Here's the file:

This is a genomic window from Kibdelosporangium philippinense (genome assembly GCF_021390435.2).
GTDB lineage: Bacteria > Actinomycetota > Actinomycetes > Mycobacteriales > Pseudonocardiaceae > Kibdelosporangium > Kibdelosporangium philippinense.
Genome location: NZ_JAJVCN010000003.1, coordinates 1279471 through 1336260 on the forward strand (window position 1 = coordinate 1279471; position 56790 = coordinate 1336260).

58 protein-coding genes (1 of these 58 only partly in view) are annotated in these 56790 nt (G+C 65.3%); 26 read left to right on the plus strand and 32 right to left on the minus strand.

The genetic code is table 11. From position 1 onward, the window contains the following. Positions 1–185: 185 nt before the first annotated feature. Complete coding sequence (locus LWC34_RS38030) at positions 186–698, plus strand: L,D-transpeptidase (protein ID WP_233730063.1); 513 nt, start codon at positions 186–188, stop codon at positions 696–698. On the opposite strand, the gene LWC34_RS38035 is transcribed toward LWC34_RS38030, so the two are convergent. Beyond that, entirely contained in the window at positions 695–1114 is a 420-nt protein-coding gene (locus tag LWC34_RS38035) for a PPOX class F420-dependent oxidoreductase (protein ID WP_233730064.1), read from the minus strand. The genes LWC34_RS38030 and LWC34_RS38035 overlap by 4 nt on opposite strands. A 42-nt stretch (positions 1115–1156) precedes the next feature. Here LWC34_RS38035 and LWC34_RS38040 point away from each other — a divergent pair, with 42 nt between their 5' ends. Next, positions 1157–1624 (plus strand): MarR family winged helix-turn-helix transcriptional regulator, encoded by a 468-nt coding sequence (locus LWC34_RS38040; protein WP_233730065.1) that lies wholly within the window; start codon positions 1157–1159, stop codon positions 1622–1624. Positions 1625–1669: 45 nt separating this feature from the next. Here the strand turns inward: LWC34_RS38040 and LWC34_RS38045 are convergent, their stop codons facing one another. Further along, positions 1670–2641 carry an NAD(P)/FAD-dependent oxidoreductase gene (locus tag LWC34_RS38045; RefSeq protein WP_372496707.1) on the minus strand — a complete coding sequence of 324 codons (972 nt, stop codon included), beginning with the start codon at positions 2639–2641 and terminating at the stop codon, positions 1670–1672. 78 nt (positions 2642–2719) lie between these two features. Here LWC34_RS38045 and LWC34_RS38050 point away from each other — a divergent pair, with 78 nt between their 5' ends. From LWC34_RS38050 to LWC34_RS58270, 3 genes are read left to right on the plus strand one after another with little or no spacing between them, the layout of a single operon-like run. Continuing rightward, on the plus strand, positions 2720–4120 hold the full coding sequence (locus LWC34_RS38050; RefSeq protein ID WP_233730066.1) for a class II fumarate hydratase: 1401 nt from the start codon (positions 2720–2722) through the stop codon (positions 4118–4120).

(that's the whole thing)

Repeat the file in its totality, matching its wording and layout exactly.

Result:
This is a genomic window from Kibdelosporangium philippinense (genome assembly GCF_021390435.2).
GTDB lineage: Bacteria > Actinomycetota > Actinomycetes > Mycobacteriales > Pseudonocardiaceae > Kibdelosporangium > Kibdelosporangium philippinense.
Genome location: NZ_JAJVCN010000003.1, coordinates 1279471 through 1336260 on the forward strand (window position 1 = coordinate 1279471; position 56790 = coordinate 1336260).

58 protein-coding genes (1 of these 58 only partly in view) are annotated in these 56790 nt (G+C 65.3%); 26 read left to right on the plus strand and 32 right to left on the minus strand.

The genetic code is table 11. From position 1 onward, the window contains the following. Positions 1–185: 185 nt before the first annotated feature. Complete coding sequence (locus LWC34_RS38030) at positions 186–698, plus strand: L,D-transpeptidase (protein ID WP_233730063.1); 513 nt, start codon at positions 186–188, stop codon at positions 696–698. On the opposite strand, the gene LWC34_RS38035 is transcribed toward LWC34_RS38030, so the two are convergent. Beyond that, entirely contained in the window at positions 695–1114 is a 420-nt protein-coding gene (locus tag LWC34_RS38035) for a PPOX class F420-dependent oxidoreductase (protein ID WP_233730064.1), read from the minus strand. The genes LWC34_RS38030 and LWC34_RS38035 overlap by 4 nt on opposite strands. A 42-nt stretch (positions 1115–1156) precedes the next feature. Here LWC34_RS38035 and LWC34_RS38040 point away from each other — a divergent pair, with 42 nt between their 5' ends. Next, positions 1157–1624 (plus strand): MarR family winged helix-turn-helix transcriptional regulator, encoded by a 468-nt coding sequence (locus LWC34_RS38040; protein WP_233730065.1) that lies wholly within the window; start codon positions 1157–1159, stop codon positions 1622–1624. Positions 1625–1669: 45 nt separating this feature from the next. Here the strand turns inward: LWC34_RS38040 and LWC34_RS38045 are convergent, their stop codons facing one another. Further along, positions 1670–2641 carry an NAD(P)/FAD-dependent oxidoreductase gene (locus tag LWC34_RS38045; RefSeq protein WP_372496707.1) on the minus strand — a complete coding sequence of 324 codons (972 nt, stop codon included), beginning with the start codon at positions 2639–2641 and terminating at the stop codon, positions 1670–1672. 78 nt (positions 2642–2719) lie between these two features. Here LWC34_RS38045 and LWC34_RS38050 point away from each other — a divergent pair, with 78 nt between their 5' ends. From LWC34_RS38050 to LWC34_RS58270, 3 genes are read left to right on the plus strand one after another with little or no spacing between them, the layout of a single operon-like run. Continuing rightward, on the plus strand, positions 2720–4120 hold the full coding sequence (locus LWC34_RS38050; RefSeq protein ID WP_233730066.1) for a class II fumarate hydratase: 1401 nt from the start codon (positions 2720–2722) through the stop codon (positions 4118–4120).